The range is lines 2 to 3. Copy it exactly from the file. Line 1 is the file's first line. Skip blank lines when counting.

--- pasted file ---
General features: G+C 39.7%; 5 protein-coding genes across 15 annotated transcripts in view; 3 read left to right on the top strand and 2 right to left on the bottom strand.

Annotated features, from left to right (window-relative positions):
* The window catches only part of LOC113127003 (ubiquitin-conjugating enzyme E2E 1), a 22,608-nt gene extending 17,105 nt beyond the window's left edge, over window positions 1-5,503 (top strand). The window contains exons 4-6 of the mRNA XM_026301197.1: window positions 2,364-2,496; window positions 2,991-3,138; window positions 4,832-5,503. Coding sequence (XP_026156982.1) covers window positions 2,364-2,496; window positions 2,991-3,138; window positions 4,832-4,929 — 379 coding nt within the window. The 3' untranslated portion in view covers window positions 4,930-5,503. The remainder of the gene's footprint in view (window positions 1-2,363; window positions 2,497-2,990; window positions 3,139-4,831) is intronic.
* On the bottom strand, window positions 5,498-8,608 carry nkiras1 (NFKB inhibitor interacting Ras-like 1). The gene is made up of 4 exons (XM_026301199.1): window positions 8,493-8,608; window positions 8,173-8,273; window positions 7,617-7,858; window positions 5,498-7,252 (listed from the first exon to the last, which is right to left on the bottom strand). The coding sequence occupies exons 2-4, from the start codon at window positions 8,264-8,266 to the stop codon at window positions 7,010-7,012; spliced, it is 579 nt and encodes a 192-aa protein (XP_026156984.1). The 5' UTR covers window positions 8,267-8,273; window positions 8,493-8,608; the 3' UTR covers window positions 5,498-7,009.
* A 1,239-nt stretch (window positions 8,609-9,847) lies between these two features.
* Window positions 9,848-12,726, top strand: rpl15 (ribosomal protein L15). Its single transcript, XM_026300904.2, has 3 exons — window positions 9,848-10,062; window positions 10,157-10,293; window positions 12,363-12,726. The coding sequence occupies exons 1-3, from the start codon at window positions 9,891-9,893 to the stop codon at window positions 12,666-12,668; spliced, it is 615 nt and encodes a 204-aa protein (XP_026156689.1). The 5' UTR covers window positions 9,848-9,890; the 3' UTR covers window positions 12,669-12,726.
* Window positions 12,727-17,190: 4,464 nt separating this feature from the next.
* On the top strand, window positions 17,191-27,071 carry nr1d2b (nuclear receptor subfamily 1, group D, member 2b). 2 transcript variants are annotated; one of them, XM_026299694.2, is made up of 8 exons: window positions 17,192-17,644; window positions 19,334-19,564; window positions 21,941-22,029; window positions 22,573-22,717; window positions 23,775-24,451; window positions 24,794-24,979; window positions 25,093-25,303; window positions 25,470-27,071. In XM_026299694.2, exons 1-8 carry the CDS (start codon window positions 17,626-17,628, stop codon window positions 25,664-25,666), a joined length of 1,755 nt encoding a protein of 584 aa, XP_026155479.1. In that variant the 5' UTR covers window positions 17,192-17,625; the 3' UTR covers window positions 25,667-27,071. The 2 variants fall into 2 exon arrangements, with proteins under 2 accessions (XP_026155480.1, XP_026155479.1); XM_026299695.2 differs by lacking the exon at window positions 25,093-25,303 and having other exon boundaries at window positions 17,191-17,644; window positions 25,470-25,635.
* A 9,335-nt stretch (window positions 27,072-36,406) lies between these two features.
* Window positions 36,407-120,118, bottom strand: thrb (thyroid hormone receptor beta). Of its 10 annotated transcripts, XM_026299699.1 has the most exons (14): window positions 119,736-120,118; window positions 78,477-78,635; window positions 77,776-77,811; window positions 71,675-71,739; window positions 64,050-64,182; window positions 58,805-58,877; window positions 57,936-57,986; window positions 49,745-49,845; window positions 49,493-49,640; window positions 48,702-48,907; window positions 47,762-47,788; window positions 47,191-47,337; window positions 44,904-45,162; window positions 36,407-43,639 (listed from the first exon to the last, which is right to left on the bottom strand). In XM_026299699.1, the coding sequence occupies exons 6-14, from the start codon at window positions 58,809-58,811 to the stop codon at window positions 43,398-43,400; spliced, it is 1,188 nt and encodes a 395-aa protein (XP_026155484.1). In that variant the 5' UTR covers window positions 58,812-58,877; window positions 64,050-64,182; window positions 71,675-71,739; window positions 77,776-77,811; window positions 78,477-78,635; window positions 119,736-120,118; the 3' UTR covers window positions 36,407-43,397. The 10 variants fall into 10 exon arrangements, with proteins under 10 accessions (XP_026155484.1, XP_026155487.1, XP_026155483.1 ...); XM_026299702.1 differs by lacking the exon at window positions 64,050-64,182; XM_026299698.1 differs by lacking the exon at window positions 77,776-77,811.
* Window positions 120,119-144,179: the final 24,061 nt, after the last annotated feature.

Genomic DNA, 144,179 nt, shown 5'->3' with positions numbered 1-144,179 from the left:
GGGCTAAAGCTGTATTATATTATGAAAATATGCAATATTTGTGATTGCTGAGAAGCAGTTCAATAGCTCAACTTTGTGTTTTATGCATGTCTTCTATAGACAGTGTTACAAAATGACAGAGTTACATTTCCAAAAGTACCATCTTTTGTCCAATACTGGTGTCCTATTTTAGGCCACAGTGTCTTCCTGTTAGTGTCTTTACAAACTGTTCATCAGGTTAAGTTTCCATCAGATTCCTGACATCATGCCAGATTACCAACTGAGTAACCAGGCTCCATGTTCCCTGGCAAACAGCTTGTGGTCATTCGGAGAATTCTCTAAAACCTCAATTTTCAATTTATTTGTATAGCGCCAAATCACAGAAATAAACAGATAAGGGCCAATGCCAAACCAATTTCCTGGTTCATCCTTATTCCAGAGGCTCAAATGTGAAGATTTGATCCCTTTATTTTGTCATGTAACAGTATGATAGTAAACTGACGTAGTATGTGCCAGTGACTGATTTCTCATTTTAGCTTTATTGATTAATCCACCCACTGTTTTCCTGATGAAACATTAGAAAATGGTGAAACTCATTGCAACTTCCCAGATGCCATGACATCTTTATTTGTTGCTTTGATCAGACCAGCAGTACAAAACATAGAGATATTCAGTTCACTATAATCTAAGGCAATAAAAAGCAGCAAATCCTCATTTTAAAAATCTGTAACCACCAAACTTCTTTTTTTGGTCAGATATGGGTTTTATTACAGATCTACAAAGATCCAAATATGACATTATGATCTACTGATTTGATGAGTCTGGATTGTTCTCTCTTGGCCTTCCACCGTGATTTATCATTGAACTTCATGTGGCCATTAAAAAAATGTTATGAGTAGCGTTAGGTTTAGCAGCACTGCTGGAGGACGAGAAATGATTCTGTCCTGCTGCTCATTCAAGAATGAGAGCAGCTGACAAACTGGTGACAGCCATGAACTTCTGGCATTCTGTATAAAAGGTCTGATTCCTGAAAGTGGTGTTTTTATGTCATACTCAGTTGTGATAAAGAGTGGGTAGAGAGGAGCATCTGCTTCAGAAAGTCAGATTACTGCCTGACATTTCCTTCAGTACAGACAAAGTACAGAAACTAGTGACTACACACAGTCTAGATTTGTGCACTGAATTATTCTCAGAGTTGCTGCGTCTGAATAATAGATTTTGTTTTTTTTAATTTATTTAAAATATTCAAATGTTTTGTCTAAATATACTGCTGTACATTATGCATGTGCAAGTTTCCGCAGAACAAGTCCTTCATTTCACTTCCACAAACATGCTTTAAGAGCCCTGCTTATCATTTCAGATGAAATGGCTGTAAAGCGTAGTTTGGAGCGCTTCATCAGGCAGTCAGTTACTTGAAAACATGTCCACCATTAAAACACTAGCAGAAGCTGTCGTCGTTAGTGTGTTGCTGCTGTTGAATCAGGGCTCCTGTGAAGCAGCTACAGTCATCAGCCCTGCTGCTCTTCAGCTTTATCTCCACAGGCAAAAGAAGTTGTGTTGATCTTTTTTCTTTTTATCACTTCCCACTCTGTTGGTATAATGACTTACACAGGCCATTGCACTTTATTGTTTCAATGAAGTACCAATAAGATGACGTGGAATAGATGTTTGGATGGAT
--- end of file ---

Annotated features, from left to right (window-relative positions):
* The window catches only part of LOC113127003 (ubiquitin-conjugating enzyme E2E 1), a 22,608-nt gene extending 17,105 nt beyond the window's left edge, over window positions 1-5,503 (top strand). The window contains exons 4-6 of the mRNA XM_026301197.1: window positions 2,364-2,496; window positions 2,991-3,138; window positions 4,832-5,503. Coding sequence (XP_026156982.1) covers window positions 2,364-2,496; window positions 2,991-3,138; window positions 4,832-4,929 — 379 coding nt within the window. The 3' untranslated portion in view covers window positions 4,930-5,503. The remainder of the gene's footprint in view (window positions 1-2,363; window positions 2,497-2,990; window positions 3,139-4,831) is intronic.